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01.03.2017 | Original Article | Ausgabe 5/2017

Environmental Earth Sciences 5/2017

Durability assessments of rare green andesites widely used as building stones in Buca (Izmir), Turkey

Zeitschrift:
Environmental Earth Sciences > Ausgabe 5/2017
Autoren:
A. Bahadır Yavuz, Sebahat Atay Kaputoglu, Mümtaz Çolak, Burak F. Tanyu

Abstract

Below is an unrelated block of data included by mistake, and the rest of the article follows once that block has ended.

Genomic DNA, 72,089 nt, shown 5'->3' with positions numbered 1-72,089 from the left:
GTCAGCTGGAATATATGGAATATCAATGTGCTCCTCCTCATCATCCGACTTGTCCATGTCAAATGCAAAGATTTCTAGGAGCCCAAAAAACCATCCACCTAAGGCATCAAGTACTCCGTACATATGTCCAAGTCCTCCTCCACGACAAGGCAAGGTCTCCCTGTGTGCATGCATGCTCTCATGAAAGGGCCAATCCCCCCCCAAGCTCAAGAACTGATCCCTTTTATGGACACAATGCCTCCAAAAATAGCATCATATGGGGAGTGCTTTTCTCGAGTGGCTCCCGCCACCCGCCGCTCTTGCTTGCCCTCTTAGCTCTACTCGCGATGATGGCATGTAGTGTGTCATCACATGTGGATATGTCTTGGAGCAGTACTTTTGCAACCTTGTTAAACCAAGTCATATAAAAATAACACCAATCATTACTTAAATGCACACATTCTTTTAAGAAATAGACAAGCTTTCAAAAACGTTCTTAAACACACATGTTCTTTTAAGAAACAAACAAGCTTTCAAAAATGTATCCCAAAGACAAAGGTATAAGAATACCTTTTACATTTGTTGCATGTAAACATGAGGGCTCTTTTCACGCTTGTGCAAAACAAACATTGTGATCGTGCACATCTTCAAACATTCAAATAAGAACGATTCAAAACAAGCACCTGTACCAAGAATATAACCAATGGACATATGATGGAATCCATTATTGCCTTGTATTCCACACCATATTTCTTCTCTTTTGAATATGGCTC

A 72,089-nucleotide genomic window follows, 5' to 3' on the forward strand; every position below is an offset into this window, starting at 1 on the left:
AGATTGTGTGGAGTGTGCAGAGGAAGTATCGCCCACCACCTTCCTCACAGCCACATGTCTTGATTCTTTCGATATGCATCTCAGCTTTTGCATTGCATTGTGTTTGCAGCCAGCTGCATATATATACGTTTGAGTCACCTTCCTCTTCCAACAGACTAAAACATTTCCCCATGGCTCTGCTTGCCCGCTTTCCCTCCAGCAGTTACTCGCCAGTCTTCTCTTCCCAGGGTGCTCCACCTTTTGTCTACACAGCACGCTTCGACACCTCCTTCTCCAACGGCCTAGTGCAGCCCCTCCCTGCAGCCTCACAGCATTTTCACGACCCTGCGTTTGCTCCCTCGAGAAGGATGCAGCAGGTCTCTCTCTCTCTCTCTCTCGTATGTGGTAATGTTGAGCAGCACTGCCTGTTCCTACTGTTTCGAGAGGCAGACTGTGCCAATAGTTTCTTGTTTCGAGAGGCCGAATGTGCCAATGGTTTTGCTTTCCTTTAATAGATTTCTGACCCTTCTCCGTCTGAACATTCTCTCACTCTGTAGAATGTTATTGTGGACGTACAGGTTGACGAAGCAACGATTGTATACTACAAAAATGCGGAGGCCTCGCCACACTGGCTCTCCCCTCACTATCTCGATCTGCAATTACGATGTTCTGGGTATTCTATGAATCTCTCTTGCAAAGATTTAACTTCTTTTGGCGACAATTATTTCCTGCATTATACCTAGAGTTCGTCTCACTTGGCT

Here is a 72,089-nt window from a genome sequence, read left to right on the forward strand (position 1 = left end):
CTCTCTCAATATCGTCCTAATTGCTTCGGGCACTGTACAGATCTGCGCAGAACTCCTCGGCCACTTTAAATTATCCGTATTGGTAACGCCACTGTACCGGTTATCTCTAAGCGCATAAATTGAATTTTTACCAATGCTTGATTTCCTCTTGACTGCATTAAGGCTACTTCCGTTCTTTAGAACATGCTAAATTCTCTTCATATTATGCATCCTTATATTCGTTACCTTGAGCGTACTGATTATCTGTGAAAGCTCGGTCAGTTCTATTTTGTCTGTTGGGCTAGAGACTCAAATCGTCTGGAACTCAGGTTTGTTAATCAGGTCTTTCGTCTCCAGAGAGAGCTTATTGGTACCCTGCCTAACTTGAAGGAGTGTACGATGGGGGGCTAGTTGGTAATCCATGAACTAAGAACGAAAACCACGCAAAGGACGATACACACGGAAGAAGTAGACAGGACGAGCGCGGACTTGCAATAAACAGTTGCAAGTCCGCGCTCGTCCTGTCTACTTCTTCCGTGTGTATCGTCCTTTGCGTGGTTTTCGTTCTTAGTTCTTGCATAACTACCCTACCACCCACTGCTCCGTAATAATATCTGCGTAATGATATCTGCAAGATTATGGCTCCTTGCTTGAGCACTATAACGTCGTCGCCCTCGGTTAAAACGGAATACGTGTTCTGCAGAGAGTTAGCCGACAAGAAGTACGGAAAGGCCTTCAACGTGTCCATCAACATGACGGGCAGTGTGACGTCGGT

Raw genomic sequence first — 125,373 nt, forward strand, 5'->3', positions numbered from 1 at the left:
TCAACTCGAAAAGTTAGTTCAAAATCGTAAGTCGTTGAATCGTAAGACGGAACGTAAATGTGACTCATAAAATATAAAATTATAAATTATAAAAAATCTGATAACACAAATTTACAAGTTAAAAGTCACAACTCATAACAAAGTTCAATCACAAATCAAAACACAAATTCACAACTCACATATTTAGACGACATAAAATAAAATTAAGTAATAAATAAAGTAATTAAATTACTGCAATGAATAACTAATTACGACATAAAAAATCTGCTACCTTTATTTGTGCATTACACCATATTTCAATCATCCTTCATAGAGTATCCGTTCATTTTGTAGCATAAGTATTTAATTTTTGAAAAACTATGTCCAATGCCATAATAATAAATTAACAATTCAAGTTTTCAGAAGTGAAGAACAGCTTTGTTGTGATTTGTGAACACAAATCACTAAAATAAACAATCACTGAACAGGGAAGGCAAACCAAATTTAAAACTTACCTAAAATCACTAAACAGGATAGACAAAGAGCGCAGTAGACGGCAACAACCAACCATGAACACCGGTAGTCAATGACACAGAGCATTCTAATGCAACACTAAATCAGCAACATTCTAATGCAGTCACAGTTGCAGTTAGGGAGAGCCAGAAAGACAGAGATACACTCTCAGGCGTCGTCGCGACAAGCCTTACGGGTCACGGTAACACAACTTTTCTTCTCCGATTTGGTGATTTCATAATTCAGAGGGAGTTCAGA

Miocene volcanism was active in the city area of İzmir, Turkey, where volcanic deposits formed predominantly made of gray and pinkish colored andesite. These rocks have been widely used in the construction of many buildings in the region. In the northern part of Izmir, known as the Buca region, there is an area where andesite presents green color. The occurrence of the green andesite is rather rare, and historically this rock type has been used in the construction of ancient valuable architectonic structures including aqueducts, historical buildings, and mosques. Some of these structures date back to the beginning of the first century AD when the region was under the control of the Roman Empire. Interestingly, the recent survey of these structures showed that after all of these years, the green andesite still appears pretty much well preserved, only showing slight deterioration in the form of limited crumbling. Although these rocks were used in this particular region in the past, their material properties have not been investigated so far. The purpose of this study was therefore to identify mineralogical, chemical, physical, and mechanical properties of these rocks, which eventually determine their durability. The first phase of the research focused on detailed site investigation, which resulted in the definition of the geological extent of the green andesite and the identification of two historical quarries, from one of which representative samples was collected for laboratory investigation, which was the main task of the second phase of the research. The main cause for the green color of the andesite resulted the presence of celadonite, which is also accompanied by cristobalite. The presence of cristobalite in the pores as a secondary mineral appears to have contributed to the increased strength and durability of Buca andesite. Laboratory evaluation of the durability was in general agreement with field observations, although some test gave ambiguous results. This discrepancy revealed some weakness of laboratory tests to precisely assess durability of building stones.

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